A bright spring morning in Goochland County is lush green and easy on the senses. Mulder is with me on our tiny two acres of paradise. A plain white house, some outbuildings which once served a purpose but now provide nothing more than a backdrop for our idyllic country life.
We live here. It's a small house, it has character, and I could do so much with it. I'll try. I have to before July. That's when I start my residency in pediatrics at VCU Children's Medical Center. I anticipate it much like a child awaits her first day at kindergarten. Whether he'll pack my lunches remains to be seen.
I remember our tentative acceptance of partial freedom. Meeting Skinner in Atlanta, our holsters hidden under our clothes while he told me I could consider myself free. I was not the one they wanted. I was not their primary concern.
"I'm happy for you," Mulder had said on the elevator up to our room.
"I'm happy for us," I'd answered. I can still see his smile.
We moved to Seattle just for the hell of it, maybe because we feel an unusual draw to the Pacific Northwest. It holds so much history for us. And Mulder loves riding up the Space Needle. It was in Seattle we made our decision about children. It's a private one, but I know in my heart that we did the right thing.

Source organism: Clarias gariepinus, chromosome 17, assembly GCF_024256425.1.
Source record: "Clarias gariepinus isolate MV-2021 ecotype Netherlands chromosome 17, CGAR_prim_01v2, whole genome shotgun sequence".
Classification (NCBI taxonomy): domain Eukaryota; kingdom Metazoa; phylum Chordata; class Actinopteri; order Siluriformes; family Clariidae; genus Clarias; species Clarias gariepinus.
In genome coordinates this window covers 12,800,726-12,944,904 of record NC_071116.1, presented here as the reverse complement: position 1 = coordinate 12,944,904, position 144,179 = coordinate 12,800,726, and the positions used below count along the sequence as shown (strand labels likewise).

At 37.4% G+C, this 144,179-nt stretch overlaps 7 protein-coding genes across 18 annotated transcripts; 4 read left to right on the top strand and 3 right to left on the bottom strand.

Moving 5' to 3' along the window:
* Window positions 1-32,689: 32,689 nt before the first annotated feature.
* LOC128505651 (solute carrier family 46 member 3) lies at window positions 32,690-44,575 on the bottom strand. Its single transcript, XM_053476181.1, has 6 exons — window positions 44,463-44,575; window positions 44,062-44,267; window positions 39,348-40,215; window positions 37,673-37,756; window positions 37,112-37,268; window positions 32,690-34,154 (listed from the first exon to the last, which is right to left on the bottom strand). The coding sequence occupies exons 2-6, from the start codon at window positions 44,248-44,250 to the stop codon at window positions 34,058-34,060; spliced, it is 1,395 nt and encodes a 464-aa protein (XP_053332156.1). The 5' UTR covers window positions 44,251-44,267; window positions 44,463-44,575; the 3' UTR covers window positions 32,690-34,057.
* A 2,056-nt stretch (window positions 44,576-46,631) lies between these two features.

I began receiving e-mails from Father Marshall in Seattle as well, updates on William's life (they call him Billy) and his progress. He goes to a special preschool for gifted and talented children. I wouldn't expect anything less, due to the brain trust he came from. I only hope he doesn't become a paranoid alien chaser, or a reclusive pathologist with a penchant for expensive pizza.
After Seattle came Virginia as we plotted out the next steps of our life, to set down some roots before I start my residency program. I want to save children. I know why. And he, being unemployed and still under a bit of cover, supports me in my pursuit of my chosen field. He likes the idea of having a "sugar mama," and I like the idea of him cooking me dinner and doing the laundry.
I have lunch with my mom twice per month. We don't talk about Mulder. We don't discuss William. She tells me about church and yoga class. I tell her of my fears about being a resident again--the hours, the things I'll see, the idea of choosing the living over the dead.
It's the essence of our life now--trying to live for the moment instead of waiting for whatever inevitable fate becomes us. We've chosen the present over the past. And when I look up into the blue sky above our expansive front yard, holding his hand, my path has never seemed so clear, nor so perfect.
We have embraced the beauty of things, including ourselves.
On a cloudless night, we still find our stars.